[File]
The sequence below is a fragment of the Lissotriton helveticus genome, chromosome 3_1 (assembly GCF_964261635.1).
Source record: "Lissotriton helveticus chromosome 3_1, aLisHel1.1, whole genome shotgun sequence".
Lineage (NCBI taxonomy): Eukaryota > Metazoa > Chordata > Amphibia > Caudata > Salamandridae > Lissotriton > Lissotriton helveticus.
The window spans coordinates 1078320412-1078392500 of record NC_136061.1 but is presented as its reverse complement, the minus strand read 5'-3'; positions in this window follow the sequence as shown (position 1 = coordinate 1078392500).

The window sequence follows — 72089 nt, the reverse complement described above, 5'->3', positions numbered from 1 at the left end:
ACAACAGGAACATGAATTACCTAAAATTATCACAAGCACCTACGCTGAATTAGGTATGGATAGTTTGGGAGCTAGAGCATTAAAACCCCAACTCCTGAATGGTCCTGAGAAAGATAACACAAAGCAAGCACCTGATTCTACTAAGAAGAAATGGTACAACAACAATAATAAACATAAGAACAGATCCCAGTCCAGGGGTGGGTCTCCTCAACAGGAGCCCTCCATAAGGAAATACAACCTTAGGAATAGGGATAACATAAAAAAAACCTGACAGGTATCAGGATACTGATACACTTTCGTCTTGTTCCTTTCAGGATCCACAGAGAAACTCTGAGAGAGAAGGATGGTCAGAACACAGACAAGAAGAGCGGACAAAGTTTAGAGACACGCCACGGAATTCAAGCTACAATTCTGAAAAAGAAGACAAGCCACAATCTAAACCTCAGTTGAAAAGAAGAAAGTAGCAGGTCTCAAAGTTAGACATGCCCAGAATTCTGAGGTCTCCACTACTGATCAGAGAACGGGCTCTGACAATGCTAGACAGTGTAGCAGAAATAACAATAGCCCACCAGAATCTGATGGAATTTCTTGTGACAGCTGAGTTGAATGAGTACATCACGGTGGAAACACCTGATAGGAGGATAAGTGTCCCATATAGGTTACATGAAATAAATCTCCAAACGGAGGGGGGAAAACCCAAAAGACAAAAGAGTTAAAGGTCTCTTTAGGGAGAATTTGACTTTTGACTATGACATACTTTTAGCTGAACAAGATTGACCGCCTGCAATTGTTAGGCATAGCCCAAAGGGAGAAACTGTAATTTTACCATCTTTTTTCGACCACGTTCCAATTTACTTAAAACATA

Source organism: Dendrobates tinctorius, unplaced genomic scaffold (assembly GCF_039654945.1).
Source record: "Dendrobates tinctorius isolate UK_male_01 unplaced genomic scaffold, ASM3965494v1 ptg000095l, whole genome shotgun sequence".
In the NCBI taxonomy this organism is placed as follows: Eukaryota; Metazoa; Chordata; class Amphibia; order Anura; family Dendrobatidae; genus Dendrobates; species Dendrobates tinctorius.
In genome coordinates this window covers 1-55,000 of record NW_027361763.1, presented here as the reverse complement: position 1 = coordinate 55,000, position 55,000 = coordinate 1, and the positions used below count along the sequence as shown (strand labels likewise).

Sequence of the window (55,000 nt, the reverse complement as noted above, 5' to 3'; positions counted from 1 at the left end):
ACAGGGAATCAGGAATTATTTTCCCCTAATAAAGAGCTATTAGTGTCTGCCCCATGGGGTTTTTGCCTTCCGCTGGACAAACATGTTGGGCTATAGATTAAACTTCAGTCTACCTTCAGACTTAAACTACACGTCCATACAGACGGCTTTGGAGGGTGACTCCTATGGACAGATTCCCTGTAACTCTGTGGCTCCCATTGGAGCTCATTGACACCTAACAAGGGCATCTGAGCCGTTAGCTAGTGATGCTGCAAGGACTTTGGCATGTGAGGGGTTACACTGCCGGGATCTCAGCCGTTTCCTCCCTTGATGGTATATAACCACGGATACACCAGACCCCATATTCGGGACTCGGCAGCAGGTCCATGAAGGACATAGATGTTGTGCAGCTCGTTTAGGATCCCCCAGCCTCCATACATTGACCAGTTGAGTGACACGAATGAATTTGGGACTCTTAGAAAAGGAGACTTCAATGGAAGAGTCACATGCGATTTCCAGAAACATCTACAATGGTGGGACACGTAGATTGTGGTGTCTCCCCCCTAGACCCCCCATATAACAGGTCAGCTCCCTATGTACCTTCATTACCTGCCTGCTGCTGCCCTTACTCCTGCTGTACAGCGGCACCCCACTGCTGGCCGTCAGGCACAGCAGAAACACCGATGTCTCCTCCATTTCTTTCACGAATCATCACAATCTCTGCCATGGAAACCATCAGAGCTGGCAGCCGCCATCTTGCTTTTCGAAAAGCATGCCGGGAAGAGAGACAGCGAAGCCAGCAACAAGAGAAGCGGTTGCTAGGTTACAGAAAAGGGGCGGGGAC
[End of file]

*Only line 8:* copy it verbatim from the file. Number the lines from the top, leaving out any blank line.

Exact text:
Source record: "Dendrobates tinctorius isolate UK_male_01 unplaced genomic scaffold, ASM3965494v1 ptg000095l, whole genome shotgun sequence".